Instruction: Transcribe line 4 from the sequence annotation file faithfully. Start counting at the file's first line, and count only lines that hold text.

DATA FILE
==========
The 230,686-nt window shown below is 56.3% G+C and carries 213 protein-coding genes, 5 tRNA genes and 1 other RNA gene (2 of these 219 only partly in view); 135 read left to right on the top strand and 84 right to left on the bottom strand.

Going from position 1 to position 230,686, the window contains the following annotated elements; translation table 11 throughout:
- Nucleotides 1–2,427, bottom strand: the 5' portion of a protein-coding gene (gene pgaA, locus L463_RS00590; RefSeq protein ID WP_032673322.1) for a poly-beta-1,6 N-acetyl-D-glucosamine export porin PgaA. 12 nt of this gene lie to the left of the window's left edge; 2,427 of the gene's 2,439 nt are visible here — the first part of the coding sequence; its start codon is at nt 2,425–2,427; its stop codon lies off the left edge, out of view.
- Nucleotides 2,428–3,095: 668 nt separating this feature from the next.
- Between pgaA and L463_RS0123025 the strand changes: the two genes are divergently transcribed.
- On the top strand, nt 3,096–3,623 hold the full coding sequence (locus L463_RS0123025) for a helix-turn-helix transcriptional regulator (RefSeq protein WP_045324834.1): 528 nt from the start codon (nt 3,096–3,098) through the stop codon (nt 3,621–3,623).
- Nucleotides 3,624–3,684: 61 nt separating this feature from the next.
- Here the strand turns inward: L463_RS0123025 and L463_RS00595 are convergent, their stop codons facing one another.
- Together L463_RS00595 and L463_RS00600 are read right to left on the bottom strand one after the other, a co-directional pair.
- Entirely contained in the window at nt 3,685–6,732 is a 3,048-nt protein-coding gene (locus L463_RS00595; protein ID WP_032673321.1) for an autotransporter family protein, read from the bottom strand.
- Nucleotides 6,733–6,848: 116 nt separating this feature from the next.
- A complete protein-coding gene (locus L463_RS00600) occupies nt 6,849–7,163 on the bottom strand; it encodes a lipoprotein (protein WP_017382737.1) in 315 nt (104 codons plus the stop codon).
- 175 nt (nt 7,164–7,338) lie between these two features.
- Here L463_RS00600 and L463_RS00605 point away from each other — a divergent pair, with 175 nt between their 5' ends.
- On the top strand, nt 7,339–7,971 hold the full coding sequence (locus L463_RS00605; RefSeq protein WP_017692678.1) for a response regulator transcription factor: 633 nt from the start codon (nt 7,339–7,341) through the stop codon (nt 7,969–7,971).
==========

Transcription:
- Nucleotides 2,428–3,095: 668 nt separating this feature from the next.